NB education moving in the wrong direction
AIMS’ 5th Annual Report Card (RC5) for Atlantic Canadian High Schools shows the troubling reality of
The severe reduction in provincial high school exams across the board has left all stakeholders less informed as to the quality of education
“The basic question of how are our schools doing has become a lot more difficult to answer.” says Charles Cirtwill, acting president of AIMS.” There were some bold statements made about accountability in education in the government’s election platform but despite being in power for almost a full school year there seems to have been little movement towards providing the performance measures necessary to be first in education or to meet parents’ expectations.”
The elimination of objective provincial exam results has substantially changed the rankings this year for
There is bad news at the bottom of the table as well. Last year not a single school scored lower than a C. This year there are three schools that have managed only
Ecole Marie Gaetane is the good news story of
On the other end of the spectrum however is Ecole Regionale de Baie-Sainte-Anne, the school’s D grade was the lowest amongst the province’s francophone high schools. Their performance dropped a full grade from last year’s C.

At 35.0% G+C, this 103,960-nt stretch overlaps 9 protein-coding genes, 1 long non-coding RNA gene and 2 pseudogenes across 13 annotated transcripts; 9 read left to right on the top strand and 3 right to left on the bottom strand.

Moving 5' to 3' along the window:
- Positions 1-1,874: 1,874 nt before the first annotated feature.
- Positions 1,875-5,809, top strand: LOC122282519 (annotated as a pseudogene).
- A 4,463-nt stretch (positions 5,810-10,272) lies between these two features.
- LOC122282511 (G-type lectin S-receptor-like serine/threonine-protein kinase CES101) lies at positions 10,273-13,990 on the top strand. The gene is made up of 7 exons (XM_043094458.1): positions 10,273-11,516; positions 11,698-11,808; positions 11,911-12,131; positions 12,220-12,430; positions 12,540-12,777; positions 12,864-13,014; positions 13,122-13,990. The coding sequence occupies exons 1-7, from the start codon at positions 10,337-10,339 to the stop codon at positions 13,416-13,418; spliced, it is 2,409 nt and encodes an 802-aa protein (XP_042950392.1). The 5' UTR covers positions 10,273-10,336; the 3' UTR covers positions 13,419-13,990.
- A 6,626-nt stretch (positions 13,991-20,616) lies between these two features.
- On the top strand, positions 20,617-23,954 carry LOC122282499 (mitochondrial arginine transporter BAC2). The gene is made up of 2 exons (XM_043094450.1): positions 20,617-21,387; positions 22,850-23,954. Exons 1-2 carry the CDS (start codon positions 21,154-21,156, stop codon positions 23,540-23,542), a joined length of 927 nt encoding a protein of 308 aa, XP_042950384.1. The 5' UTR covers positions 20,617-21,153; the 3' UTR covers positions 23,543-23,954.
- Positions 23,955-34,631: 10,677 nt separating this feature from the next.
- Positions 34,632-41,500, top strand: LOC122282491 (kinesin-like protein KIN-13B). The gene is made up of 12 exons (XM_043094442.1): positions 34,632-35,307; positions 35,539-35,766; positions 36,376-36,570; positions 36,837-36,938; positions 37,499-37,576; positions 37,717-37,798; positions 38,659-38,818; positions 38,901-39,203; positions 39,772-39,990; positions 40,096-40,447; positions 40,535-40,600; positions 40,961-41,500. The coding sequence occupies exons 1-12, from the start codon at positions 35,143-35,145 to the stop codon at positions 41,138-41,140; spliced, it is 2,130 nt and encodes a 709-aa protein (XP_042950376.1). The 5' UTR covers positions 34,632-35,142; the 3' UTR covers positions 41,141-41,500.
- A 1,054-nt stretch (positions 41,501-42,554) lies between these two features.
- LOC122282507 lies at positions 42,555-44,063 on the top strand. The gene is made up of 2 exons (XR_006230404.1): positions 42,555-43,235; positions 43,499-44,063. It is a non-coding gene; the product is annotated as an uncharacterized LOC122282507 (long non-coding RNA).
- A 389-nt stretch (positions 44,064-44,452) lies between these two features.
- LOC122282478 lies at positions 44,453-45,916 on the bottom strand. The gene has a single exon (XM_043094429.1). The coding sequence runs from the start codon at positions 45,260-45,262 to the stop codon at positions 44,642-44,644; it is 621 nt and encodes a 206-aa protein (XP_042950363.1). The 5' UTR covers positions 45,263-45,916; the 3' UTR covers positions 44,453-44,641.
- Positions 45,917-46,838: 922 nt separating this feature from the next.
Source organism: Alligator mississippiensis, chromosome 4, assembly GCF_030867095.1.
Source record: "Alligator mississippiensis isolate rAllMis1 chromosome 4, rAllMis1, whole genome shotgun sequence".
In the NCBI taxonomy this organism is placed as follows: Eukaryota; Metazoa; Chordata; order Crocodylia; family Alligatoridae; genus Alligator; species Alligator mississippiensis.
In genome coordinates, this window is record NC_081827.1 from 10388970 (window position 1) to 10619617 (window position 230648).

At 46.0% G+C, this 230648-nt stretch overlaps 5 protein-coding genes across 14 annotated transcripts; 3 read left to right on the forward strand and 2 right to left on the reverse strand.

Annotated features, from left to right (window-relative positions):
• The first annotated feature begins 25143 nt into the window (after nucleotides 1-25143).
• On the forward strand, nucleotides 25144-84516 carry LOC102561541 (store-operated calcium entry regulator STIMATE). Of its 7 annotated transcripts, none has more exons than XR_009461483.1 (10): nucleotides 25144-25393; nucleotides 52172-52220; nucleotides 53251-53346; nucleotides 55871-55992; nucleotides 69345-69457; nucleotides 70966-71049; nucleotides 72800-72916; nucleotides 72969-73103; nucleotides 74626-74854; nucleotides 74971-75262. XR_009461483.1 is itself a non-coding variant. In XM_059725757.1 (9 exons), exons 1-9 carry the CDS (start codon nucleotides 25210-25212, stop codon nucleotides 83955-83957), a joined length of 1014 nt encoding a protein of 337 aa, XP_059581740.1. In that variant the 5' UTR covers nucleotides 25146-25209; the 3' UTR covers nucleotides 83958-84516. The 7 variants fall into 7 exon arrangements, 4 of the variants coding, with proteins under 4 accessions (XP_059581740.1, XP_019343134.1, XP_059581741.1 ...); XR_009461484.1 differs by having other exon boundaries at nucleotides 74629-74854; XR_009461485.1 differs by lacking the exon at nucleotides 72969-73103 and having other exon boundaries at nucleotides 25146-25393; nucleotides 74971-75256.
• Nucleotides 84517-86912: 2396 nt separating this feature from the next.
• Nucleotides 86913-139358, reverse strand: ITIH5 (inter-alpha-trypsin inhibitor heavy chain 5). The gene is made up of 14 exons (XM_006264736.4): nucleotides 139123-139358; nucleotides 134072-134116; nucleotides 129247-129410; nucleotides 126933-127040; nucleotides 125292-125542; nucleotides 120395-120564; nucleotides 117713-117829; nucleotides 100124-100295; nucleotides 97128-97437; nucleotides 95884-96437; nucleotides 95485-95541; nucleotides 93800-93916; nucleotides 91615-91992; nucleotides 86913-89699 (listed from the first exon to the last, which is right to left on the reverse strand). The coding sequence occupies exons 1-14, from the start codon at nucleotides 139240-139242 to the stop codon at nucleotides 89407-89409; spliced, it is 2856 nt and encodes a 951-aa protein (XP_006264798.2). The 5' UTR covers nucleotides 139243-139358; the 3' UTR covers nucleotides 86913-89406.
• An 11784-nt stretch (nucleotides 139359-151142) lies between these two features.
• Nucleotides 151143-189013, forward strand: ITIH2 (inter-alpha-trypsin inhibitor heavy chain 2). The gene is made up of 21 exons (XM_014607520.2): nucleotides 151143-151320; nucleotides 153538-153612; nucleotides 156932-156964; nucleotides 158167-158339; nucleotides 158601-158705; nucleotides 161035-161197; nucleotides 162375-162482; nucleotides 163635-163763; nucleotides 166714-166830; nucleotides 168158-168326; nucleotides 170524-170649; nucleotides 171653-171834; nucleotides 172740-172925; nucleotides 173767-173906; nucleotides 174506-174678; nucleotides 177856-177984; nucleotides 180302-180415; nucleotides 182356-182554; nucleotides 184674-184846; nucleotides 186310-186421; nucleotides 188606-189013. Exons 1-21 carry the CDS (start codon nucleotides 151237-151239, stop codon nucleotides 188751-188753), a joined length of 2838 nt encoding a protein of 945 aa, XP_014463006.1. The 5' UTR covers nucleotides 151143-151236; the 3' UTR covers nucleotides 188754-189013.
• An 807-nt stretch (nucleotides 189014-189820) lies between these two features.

Individual report cards were mailed to every high school, parent-teacher association, student council and school board in the region to help them assess how their schools are doing.
Grades are based on a three-year rolling average. If a school does not have at least two years of data for a particular measure, it will not receive a grade for that measure. RC5 is based on data from the school years 2002-03, 2003-04, and 2004-05.
AIMS also provides an on-line report card on its website (www.aims.ca) which provides parents, students teachers and anyone else interested the opportunity to do some in-depth review of a school’s results.
“Last year our on-line report card received over a quarter of a million hits on the first day it was posted. That amount of traffic to our website proves that people are interested in this report card and want to know how it can be used to improve our public schools,” says Cirtwill. “Ultimately we hope the information will be used to push for reform and improvements for our students.”
The Report Card is published annually in Progress business magazine and a complete copy can be found as a centre insert in this month’s issue. This is the fifth year the magazine has dedicated an edition to the AIMS’ Report Card.
Complete results for New Brunswick anglophone schools,click here
Complete results for New Brunswick francophone schools,click here
For more information, contact:
Charles Cirtwill, AIMS acting president
902-429-1143 ext 227 – o / 902-452-1172 – cell